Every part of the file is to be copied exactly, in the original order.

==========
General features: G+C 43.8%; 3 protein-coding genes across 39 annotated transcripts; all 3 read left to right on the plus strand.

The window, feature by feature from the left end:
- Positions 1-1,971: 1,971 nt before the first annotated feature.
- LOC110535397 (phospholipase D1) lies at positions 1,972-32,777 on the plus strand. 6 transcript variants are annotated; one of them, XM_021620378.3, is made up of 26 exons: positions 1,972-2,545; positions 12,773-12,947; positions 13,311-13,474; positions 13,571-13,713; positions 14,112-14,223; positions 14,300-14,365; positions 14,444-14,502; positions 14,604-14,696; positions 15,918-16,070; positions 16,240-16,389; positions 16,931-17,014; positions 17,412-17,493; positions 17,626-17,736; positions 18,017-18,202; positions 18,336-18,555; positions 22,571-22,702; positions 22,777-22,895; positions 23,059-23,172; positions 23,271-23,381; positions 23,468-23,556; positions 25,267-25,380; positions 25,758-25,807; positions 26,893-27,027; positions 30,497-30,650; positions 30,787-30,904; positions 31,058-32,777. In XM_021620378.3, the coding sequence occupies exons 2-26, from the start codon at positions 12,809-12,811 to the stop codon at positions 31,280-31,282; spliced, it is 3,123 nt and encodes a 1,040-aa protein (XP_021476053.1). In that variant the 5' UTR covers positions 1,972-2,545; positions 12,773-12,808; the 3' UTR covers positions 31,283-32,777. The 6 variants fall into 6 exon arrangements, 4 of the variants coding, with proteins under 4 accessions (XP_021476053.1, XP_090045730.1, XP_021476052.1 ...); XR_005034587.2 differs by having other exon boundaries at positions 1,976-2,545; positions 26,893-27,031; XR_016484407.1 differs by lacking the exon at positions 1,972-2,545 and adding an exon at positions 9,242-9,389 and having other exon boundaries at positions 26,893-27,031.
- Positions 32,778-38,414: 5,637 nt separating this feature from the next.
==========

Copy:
General features: G+C 43.8%; 3 protein-coding genes across 39 annotated transcripts; all 3 read left to right on the plus strand.

The window, feature by feature from the left end:
- Positions 1-1,971: 1,971 nt before the first annotated feature.
- LOC110535397 (phospholipase D1) lies at positions 1,972-32,777 on the plus strand. 6 transcript variants are annotated; one of them, XM_021620378.3, is made up of 26 exons: positions 1,972-2,545; positions 12,773-12,947; positions 13,311-13,474; positions 13,571-13,713; positions 14,112-14,223; positions 14,300-14,365; positions 14,444-14,502; positions 14,604-14,696; positions 15,918-16,070; positions 16,240-16,389; positions 16,931-17,014; positions 17,412-17,493; positions 17,626-17,736; positions 18,017-18,202; positions 18,336-18,555; positions 22,571-22,702; positions 22,777-22,895; positions 23,059-23,172; positions 23,271-23,381; positions 23,468-23,556; positions 25,267-25,380; positions 25,758-25,807; positions 26,893-27,027; positions 30,497-30,650; positions 30,787-30,904; positions 31,058-32,777. In XM_021620378.3, the coding sequence occupies exons 2-26, from the start codon at positions 12,809-12,811 to the stop codon at positions 31,280-31,282; spliced, it is 3,123 nt and encodes a 1,040-aa protein (XP_021476053.1). In that variant the 5' UTR covers positions 1,972-2,545; positions 12,773-12,808; the 3' UTR covers positions 31,283-32,777. The 6 variants fall into 6 exon arrangements, 4 of the variants coding, with proteins under 4 accessions (XP_021476053.1, XP_090045730.1, XP_021476052.1 ...); XR_005034587.2 differs by having other exon boundaries at positions 1,976-2,545; positions 26,893-27,031; XR_016484407.1 differs by lacking the exon at positions 1,972-2,545 and adding an exon at positions 9,242-9,389 and having other exon boundaries at positions 26,893-27,031.
- Positions 32,778-38,414: 5,637 nt separating this feature from the next.